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April 13, 2014

Potholes are Carolinas’ jarring reminder of harsh winter

Across the Carolinas, motorists are having close encounters with potholes, and road engineers say the problem seems to be much worse than usual this spring.

They are a reminder of winter that is tough to avoid these days.

Across the Carolinas, motorists are having close encounters with potholes, and road engineers say the problem seems to be worse than usual this spring.

It was a perfect winter for the creation of potholes – lots of precipitation and frequent, big changes in temperature, with plenty of below-freezing weather.

Road crews are doing the best they can to patch the holes and save motorists the expense of auto repairs. But the severity of the problem this spring is taxing the budgets of town and state road departments.

In Pineville, the town’s Public Works Department has exhausted its $138,000 budget. The N.C. Department of Transportation already went $22 million over its $40 million budget plowing roads and spreading salt and brine during the winter, and now the pothole repairs are increasing the cost.

State transportation officials say they might have to shift some of the money normally spent on mowing lawns in the summer to fix holes in the road.

“We’ve been hearing complaints from motorists,” said Tom Emch of Matthews Towing and Automotive. “It seems to be bad this year.”

Mike Holder, chief engineer for the N.C. Department of Transportation, said potholes are created when moisture seeps into cracks in road surfaces. Water expands when it freezes, and frequently during the past winter, heavy rain events were followed by freezes. As the water expands, it breaks apart the road surface, creating the holes that are throwing wheels out of alignment – and worse.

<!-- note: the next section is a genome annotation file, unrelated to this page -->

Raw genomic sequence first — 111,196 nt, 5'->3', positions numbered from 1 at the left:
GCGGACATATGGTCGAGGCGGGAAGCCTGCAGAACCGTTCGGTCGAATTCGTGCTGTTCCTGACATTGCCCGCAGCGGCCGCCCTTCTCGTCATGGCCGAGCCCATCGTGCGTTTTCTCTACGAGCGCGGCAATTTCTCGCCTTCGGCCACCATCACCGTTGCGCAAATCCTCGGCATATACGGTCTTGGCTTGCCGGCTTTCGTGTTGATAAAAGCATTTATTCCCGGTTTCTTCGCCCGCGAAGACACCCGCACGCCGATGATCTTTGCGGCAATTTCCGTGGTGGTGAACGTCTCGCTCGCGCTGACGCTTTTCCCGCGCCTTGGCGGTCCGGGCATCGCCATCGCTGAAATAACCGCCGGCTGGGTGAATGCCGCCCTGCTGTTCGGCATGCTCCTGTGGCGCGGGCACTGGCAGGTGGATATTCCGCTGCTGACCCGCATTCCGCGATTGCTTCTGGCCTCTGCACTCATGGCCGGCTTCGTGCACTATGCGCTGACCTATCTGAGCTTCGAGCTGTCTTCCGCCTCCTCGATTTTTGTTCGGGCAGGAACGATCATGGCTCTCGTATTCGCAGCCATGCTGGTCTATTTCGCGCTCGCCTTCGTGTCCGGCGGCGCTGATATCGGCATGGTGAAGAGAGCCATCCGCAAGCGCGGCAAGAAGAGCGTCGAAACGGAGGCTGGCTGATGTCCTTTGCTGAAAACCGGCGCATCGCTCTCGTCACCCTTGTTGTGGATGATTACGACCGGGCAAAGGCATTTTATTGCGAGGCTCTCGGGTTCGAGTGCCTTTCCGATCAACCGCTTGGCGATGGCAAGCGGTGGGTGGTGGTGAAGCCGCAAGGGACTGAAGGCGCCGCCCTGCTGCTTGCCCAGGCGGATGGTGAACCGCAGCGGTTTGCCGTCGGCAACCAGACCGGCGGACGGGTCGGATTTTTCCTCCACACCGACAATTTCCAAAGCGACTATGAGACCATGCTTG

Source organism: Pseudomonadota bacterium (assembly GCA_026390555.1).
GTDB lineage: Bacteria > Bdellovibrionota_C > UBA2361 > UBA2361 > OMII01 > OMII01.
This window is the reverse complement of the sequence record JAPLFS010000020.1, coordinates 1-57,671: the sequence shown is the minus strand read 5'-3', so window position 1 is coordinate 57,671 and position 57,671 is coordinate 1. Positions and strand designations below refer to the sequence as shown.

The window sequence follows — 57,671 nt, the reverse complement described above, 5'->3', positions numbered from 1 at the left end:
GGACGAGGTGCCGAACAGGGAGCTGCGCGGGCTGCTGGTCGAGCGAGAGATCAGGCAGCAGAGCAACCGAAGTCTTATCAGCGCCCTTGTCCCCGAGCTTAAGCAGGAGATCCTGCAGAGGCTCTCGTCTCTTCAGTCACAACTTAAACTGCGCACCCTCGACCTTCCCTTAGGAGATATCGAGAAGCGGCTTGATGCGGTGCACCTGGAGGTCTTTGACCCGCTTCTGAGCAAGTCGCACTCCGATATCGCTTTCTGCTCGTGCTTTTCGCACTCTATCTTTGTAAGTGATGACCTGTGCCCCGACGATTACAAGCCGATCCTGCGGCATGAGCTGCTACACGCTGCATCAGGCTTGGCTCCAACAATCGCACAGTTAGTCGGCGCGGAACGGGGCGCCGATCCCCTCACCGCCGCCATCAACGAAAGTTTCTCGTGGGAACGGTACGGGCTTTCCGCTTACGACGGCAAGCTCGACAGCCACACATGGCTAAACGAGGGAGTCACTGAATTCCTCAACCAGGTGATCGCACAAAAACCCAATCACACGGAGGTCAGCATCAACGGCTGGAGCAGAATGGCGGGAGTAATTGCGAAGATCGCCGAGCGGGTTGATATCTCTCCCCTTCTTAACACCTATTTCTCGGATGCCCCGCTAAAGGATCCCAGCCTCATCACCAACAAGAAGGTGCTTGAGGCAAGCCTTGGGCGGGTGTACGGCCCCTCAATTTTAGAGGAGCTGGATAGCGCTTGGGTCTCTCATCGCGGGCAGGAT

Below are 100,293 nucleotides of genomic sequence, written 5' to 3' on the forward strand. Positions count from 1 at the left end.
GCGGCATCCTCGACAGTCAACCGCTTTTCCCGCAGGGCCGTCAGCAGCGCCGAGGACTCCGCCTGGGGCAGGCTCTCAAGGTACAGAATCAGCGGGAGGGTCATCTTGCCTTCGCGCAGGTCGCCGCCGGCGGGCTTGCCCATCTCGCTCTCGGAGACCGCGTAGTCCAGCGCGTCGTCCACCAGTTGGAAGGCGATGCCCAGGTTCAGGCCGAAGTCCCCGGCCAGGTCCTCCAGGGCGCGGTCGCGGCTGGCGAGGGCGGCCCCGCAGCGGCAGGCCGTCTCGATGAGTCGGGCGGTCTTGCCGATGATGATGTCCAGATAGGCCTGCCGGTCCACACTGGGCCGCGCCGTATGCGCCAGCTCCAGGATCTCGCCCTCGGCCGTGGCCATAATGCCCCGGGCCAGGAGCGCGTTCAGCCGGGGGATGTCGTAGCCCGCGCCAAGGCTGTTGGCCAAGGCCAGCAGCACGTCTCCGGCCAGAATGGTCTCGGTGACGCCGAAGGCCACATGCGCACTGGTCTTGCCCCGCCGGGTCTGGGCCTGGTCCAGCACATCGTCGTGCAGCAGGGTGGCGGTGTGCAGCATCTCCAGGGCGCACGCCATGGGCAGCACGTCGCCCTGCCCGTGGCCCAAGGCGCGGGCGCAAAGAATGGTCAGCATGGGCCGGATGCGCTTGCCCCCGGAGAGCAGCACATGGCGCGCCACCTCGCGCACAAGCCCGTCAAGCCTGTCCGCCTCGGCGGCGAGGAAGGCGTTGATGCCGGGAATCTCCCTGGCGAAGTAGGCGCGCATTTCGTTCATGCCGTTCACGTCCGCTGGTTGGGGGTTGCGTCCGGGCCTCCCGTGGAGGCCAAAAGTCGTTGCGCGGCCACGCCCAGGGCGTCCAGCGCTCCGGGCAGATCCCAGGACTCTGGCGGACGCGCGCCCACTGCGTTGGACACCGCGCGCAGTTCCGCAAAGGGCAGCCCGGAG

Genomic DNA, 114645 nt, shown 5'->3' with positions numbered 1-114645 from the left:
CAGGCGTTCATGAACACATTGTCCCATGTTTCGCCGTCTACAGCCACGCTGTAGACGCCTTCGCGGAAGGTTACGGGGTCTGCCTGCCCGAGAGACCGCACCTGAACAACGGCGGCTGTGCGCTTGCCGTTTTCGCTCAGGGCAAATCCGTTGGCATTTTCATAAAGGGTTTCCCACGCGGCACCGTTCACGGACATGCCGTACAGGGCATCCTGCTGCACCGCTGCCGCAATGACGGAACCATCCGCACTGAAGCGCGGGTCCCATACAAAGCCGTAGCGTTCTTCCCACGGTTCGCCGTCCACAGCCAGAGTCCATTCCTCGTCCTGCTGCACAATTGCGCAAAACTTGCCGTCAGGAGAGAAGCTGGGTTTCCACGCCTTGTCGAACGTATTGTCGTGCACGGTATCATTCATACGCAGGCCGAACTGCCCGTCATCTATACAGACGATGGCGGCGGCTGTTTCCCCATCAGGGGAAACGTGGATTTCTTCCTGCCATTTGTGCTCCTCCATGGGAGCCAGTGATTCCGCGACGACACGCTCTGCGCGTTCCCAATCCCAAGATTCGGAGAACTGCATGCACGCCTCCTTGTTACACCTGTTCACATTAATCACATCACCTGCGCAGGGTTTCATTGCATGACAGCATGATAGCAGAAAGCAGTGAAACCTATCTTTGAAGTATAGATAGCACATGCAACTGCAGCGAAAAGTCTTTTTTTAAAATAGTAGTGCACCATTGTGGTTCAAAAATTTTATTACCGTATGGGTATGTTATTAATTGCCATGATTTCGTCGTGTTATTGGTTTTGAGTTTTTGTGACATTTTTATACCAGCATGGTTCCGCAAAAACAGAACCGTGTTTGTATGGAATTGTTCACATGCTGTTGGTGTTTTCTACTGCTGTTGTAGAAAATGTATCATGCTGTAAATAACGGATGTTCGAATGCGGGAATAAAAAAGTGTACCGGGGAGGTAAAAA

Holder said crews across North Carolina have been busy in recent weeks. The same is true in South Carolina, especially in the Upstate. DOT officials in the Upstate said they received more than 70 damage claims from motorists in February alone.

Fixing the holes is a relatively simple process. Crews trim the edges, add a sticky liquid asphalt and then fill the hole with asphalt heated to more than 300 degrees, DOT officials said. The asphalt is flattened, and the repair should last several years. But sometimes, weak spots near the repaired pothole can cause a new problem to develop the following year. A woman waiting for new tires at a Walmart on U.S. 74 in Indian Trail said a hole has developed in the same spot on Idlewild Road, near Mint Hill Middle School, for three straight years.

“We do ask motorists to be patient with road crews,” Holder said. “They will fill the potholes as quickly as they can, but they first address the ones that are the greatest safety concern.”

Emch said he has seen potholes do significant damage to vehicles.

“Obviously, it can cause problems with alignment, but the holes also can damage suspension parts,” he said. “I’ve even seen a case where a pothole damaged the oil pan under the car. They can cause major headaches.”

There appears to be one haven from the potholes. Linda Durrett of the Charlotte Department of Transportation said the city has not received a lot of complaints so far this year.

“The problems in Charlotte seem to be on the state-maintained roads,” she said. “So far our roads have been in good shape. We’ve done a lot of work in recent years to resurface those roads.”

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